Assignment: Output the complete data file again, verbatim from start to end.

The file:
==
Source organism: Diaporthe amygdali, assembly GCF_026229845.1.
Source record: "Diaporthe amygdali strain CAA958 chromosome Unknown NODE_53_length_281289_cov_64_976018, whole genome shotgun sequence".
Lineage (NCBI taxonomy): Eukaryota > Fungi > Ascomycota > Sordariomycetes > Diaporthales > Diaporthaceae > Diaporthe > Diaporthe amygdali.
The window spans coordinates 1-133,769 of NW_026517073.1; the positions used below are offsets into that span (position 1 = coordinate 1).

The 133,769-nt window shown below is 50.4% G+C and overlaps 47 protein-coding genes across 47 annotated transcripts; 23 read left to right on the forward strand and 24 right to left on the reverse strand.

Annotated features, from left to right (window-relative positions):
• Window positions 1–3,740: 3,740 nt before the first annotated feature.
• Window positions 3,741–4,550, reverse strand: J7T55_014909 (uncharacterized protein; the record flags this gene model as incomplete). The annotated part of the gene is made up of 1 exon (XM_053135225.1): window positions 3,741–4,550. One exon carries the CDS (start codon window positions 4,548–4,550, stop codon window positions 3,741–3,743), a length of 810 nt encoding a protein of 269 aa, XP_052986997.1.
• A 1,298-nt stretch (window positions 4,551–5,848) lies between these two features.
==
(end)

Source organism: Diaporthe amygdali, assembly GCF_026229845.1.
Source record: "Diaporthe amygdali strain CAA958 chromosome Unknown NODE_53_length_281289_cov_64_976018, whole genome shotgun sequence".
Lineage (NCBI taxonomy): Eukaryota > Fungi > Ascomycota > Sordariomycetes > Diaporthales > Diaporthaceae > Diaporthe > Diaporthe amygdali.
The window spans coordinates 1-133,769 of NW_026517073.1; the positions used below are offsets into that span (position 1 = coordinate 1).

The 133,769-nt window shown below is 50.4% G+C and overlaps 47 protein-coding genes across 47 annotated transcripts; 23 read left to right on the forward strand and 24 right to left on the reverse strand.

Annotated features, from left to right (window-relative positions):
• Window positions 1–3,740: 3,740 nt before the first annotated feature.
• Window positions 3,741–4,550, reverse strand: J7T55_014909 (uncharacterized protein; the record flags this gene model as incomplete). The annotated part of the gene is made up of 1 exon (XM_053135225.1): window positions 3,741–4,550. One exon carries the CDS (start codon window positions 4,548–4,550, stop codon window positions 3,741–3,743), a length of 810 nt encoding a protein of 269 aa, XP_052986997.1.
• A 1,298-nt stretch (window positions 4,551–5,848) lies between these two features.